Picture: Liberty Mutual's Chief Transformation Officer, Enrique Huerta. Credit: Courtesy of the interviewee
For Liberty Mutual's Transformation director, Enrique Huerta, just using massive data analysis to set prices is a thing of the past. New technologies not only improve and create new products, they also enable them to be able to cope with any change.
Applying artificial intelligence (AI) to autonomous vehicles, incorporating the Internet of Things (IoT) into the home, and using big data to understand customer behavior are some of the technological innovations that are about to transform the insurance industry. This is what the director of Corporate Transformation of Liberty Mutual Insurance, Enrique Huerta, who until recently served as CEO of the group in Spain, says. He is confident that his new global role in the United States will allow him to “lead, coordinate and manage the transformation” of Liberty Mutual's main global business unit.
But while he is confident that the world and its sector are in full transformation, he says that no one can anticipate with certainty what the end result will be. Therefore, he believes that the best way to face changes, whatever they may be, is to create flexible organizations with a great capacity for learning, and “avoid forming teams anchored in the past”.
One of the 10 Emerging Technologies that MIT Technology Review has selected in 2018 is artificial intelligence services in the cloud, capable of taking artificial intelligence to all corners of the world. How is your sector and your company preparing to adapt to this new technology?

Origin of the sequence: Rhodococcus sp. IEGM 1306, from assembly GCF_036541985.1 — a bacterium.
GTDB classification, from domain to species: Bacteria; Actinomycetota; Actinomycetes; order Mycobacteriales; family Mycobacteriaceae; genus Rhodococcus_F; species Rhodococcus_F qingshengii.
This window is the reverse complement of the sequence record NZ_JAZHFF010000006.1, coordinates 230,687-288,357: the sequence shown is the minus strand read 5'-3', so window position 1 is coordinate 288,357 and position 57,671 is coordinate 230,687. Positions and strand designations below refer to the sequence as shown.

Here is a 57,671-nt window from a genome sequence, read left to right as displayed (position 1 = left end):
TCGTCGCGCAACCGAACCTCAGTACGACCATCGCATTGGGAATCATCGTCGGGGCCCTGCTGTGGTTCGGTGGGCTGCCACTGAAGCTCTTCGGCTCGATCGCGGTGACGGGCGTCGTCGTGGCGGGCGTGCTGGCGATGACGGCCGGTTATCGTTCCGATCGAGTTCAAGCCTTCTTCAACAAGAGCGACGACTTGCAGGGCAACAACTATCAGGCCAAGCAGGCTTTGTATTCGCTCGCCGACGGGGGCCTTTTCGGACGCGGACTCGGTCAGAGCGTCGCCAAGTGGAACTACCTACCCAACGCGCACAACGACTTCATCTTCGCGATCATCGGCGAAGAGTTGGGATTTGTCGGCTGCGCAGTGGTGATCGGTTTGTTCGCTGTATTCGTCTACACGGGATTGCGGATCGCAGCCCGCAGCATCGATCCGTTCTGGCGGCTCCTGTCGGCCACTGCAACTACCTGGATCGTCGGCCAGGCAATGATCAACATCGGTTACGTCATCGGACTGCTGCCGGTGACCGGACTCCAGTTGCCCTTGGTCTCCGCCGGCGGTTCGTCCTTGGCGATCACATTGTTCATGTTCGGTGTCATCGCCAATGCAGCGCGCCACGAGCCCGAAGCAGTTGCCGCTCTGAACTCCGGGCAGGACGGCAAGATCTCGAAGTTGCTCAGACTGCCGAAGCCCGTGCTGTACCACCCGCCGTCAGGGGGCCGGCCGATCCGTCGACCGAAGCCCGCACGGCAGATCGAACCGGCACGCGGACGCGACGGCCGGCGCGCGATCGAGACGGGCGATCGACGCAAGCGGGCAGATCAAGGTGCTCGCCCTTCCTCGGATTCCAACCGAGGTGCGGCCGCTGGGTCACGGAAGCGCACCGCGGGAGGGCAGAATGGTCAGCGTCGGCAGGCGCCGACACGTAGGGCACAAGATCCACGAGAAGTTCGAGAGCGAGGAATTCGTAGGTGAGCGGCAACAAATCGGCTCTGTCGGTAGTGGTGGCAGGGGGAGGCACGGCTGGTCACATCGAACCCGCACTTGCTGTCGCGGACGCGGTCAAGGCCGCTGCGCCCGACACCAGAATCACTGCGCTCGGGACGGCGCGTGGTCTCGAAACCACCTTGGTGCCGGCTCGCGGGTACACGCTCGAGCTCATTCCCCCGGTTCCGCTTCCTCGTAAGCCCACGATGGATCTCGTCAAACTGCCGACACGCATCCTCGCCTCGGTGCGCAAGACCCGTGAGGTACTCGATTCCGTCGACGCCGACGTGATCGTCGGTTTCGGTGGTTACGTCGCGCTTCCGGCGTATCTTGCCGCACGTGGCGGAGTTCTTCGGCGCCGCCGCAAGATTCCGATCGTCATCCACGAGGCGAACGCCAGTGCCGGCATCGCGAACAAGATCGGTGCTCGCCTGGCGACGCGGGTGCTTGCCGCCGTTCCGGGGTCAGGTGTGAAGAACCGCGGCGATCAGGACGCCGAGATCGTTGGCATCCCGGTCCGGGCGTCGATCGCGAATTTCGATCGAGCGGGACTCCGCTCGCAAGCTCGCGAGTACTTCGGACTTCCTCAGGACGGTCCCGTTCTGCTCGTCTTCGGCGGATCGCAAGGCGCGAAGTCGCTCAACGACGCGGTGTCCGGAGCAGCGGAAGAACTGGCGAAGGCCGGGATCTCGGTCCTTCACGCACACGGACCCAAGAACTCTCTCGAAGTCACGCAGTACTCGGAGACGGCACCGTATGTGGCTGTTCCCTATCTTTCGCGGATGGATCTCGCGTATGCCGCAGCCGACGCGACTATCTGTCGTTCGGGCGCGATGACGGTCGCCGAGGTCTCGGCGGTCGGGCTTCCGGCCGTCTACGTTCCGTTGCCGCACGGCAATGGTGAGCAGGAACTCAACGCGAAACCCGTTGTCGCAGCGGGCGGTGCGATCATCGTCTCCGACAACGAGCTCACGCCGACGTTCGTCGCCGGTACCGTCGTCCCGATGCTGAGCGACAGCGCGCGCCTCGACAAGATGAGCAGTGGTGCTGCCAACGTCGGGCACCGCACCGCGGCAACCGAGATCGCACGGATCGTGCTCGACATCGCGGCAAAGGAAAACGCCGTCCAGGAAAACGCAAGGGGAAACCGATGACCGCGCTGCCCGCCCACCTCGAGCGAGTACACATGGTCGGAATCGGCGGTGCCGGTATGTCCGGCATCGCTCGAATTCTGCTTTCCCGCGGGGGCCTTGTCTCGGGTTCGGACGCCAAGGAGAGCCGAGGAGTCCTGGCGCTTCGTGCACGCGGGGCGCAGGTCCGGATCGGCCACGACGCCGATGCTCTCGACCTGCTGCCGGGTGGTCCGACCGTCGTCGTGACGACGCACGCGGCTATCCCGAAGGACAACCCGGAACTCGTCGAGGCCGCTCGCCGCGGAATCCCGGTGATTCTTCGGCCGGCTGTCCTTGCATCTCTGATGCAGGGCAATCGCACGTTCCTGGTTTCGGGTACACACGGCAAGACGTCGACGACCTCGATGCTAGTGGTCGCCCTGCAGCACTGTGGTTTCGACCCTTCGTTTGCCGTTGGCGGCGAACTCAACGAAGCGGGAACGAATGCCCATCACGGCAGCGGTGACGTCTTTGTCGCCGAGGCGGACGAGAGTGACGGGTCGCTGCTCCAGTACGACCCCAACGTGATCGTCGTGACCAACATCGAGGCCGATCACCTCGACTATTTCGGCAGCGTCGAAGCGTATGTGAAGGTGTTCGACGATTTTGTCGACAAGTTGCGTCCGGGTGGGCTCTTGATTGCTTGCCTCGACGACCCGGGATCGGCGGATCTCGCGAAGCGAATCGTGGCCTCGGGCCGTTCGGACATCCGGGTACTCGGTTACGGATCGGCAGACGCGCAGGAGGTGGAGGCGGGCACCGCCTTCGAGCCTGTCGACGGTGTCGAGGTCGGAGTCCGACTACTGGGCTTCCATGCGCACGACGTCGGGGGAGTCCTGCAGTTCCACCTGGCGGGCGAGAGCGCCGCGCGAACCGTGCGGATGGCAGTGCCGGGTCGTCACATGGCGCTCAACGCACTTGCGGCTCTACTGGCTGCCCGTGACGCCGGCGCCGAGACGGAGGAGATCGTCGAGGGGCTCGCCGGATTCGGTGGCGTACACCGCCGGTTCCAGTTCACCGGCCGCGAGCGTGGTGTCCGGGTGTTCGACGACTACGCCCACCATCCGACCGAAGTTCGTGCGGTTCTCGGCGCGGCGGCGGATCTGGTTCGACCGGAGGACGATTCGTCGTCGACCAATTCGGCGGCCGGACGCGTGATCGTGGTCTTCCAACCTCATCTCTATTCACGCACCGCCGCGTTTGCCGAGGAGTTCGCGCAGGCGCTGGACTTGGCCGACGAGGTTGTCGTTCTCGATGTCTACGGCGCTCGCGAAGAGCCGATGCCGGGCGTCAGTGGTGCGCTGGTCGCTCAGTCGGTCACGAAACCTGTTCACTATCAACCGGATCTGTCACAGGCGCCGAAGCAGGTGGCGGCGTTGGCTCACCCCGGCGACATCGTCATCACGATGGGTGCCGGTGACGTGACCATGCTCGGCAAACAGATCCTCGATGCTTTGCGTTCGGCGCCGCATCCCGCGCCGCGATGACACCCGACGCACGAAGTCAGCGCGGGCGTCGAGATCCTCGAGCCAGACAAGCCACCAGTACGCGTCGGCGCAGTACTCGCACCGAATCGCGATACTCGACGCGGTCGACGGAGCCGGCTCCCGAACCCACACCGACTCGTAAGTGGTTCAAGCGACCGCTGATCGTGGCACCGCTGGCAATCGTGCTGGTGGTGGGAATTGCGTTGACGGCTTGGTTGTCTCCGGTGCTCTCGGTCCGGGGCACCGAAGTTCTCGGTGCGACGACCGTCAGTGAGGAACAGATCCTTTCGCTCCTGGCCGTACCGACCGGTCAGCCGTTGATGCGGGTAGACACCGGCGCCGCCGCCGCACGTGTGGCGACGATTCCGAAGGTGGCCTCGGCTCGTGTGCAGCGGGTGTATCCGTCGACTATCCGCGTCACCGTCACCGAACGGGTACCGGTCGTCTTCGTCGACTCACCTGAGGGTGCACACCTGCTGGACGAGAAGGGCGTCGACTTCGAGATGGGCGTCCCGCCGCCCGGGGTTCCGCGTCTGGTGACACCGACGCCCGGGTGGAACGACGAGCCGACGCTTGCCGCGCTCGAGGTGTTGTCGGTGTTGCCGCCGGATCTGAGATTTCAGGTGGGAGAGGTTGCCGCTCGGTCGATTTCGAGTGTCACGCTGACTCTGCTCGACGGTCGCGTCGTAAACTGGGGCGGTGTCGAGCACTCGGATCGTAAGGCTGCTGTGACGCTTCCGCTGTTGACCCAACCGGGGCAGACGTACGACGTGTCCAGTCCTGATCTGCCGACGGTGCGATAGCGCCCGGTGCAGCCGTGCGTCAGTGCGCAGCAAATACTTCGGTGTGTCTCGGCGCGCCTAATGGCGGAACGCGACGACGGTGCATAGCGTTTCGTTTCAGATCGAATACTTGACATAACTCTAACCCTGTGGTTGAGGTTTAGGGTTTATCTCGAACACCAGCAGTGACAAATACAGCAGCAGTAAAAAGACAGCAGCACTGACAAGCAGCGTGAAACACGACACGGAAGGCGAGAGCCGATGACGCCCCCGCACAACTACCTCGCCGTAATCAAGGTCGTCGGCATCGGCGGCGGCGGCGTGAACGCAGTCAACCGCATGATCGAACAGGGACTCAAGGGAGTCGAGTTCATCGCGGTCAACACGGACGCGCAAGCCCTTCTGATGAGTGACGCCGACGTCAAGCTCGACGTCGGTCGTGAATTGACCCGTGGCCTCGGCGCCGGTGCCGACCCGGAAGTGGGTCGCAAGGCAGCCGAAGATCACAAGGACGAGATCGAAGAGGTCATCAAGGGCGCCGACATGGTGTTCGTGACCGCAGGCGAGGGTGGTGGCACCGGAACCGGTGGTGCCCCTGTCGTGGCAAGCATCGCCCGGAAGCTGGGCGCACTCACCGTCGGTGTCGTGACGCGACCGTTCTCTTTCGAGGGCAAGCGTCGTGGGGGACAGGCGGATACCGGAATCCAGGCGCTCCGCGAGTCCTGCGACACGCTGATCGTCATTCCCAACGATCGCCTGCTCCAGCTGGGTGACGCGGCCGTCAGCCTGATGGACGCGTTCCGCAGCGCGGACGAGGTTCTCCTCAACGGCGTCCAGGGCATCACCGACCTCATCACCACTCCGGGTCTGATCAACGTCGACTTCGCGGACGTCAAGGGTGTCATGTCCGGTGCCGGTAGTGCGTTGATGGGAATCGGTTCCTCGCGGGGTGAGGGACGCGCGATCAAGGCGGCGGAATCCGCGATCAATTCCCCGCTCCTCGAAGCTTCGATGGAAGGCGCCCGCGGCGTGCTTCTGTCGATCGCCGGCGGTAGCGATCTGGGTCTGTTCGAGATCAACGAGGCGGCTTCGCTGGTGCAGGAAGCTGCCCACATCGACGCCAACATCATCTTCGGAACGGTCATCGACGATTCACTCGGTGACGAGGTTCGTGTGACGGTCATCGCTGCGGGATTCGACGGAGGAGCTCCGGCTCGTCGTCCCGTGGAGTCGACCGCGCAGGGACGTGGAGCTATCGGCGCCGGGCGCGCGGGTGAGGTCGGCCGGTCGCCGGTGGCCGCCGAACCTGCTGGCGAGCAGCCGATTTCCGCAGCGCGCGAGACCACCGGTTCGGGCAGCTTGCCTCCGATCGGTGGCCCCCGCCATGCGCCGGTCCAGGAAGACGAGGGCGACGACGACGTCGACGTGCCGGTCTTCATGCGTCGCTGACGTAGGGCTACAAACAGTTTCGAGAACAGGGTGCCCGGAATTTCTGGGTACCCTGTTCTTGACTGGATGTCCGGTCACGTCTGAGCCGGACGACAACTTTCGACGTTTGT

The insurance industry handles a lot of information, so we have a lot of experience in analytics, especially in setting product prices. However, data analysis also has to be used in the rest of the business: in distribution, marketing, customer experience and even in human resources. Data management is an absolute must for any insurance company for the future. Therefore, we are complementing the analytical models we had with machine learning and experimenting with chatbots.
“Data analysis must be applied even in human resources”
On the other hand, although we do not develop autonomous vehicles, it is an issue that affects us fully. These cars use IA and that will change the insurance products: from owners and car insurance to technology developer's insurance.
What benefits is your company experiencing from these new technologies?
One of our main strategies is to move all data to the cloud. The benefits will come from two sides. On the one hand, we will have more capacity to process and store information. On the other hand, we will be able to use the data more efficiently than before. As a result, all this will have a positive impact on end-users with models more suited to their needs.
This access to large amounts of data also allows predictive analytics to anticipate customer needs, how is this translating into your industry?
One of the next challenges for the insurance industry is to cover a wide range of events. Not only will we take care of the risks that occur and their consequences, we will also have to think in terms of protection.
“We invest a lot in people who specialize in data and analytics”